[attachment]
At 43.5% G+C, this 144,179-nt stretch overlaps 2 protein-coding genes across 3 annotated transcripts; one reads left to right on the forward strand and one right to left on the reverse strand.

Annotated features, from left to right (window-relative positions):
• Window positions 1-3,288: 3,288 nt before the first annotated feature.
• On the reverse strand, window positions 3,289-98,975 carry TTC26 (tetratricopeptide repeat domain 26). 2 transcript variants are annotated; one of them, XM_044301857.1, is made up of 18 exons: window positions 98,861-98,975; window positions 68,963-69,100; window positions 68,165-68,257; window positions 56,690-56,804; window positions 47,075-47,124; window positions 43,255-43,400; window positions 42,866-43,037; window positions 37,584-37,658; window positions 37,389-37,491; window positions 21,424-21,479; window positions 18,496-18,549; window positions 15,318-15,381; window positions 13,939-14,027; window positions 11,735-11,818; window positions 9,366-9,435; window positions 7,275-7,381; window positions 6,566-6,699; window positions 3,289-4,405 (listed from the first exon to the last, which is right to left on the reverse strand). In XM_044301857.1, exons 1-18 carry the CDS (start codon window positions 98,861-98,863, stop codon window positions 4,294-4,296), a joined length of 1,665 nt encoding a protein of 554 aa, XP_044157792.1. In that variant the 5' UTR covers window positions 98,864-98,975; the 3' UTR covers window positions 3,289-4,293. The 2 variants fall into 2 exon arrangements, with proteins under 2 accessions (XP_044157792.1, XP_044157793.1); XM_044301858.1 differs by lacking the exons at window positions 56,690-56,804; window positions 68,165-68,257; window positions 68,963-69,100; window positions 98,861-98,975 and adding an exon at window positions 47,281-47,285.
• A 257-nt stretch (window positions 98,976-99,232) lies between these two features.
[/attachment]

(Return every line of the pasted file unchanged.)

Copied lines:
At 43.5% G+C, this 144,179-nt stretch overlaps 2 protein-coding genes across 3 annotated transcripts; one reads left to right on the forward strand and one right to left on the reverse strand.

Annotated features, from left to right (window-relative positions):
• Window positions 1-3,288: 3,288 nt before the first annotated feature.
• On the reverse strand, window positions 3,289-98,975 carry TTC26 (tetratricopeptide repeat domain 26). 2 transcript variants are annotated; one of them, XM_044301857.1, is made up of 18 exons: window positions 98,861-98,975; window positions 68,963-69,100; window positions 68,165-68,257; window positions 56,690-56,804; window positions 47,075-47,124; window positions 43,255-43,400; window positions 42,866-43,037; window positions 37,584-37,658; window positions 37,389-37,491; window positions 21,424-21,479; window positions 18,496-18,549; window positions 15,318-15,381; window positions 13,939-14,027; window positions 11,735-11,818; window positions 9,366-9,435; window positions 7,275-7,381; window positions 6,566-6,699; window positions 3,289-4,405 (listed from the first exon to the last, which is right to left on the reverse strand). In XM_044301857.1, exons 1-18 carry the CDS (start codon window positions 98,861-98,863, stop codon window positions 4,294-4,296), a joined length of 1,665 nt encoding a protein of 554 aa, XP_044157792.1. In that variant the 5' UTR covers window positions 98,864-98,975; the 3' UTR covers window positions 3,289-4,293. The 2 variants fall into 2 exon arrangements, with proteins under 2 accessions (XP_044157792.1, XP_044157793.1); XM_044301858.1 differs by lacking the exons at window positions 56,690-56,804; window positions 68,165-68,257; window positions 68,963-69,100; window positions 98,861-98,975 and adding an exon at window positions 47,281-47,285.
• A 257-nt stretch (window positions 98,976-99,232) lies between these two features.